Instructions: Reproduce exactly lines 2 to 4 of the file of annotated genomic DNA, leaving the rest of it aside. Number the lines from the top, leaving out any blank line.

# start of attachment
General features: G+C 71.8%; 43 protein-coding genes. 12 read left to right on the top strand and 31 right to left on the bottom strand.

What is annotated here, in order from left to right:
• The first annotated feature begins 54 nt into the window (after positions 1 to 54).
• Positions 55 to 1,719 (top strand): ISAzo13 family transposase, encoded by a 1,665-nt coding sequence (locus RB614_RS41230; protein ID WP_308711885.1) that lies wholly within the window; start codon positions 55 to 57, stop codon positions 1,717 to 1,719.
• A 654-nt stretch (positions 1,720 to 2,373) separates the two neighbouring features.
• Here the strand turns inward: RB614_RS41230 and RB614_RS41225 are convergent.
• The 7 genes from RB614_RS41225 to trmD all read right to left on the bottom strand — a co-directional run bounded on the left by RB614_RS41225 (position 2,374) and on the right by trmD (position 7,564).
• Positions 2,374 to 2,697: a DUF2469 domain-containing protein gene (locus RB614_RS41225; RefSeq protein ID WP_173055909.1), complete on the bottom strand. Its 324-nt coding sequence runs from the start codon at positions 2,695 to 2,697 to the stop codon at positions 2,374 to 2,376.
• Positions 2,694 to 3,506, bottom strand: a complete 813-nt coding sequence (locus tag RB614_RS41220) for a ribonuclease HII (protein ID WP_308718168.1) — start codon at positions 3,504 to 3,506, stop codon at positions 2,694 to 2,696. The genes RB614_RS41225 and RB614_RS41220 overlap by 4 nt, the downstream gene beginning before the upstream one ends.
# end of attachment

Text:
What is annotated here, in order from left to right:
• The first annotated feature begins 54 nt into the window (after positions 1 to 54).
• Positions 55 to 1,719 (top strand): ISAzo13 family transposase, encoded by a 1,665-nt coding sequence (locus RB614_RS41230; protein ID WP_308711885.1) that lies wholly within the window; start codon positions 55 to 57, stop codon positions 1,717 to 1,719.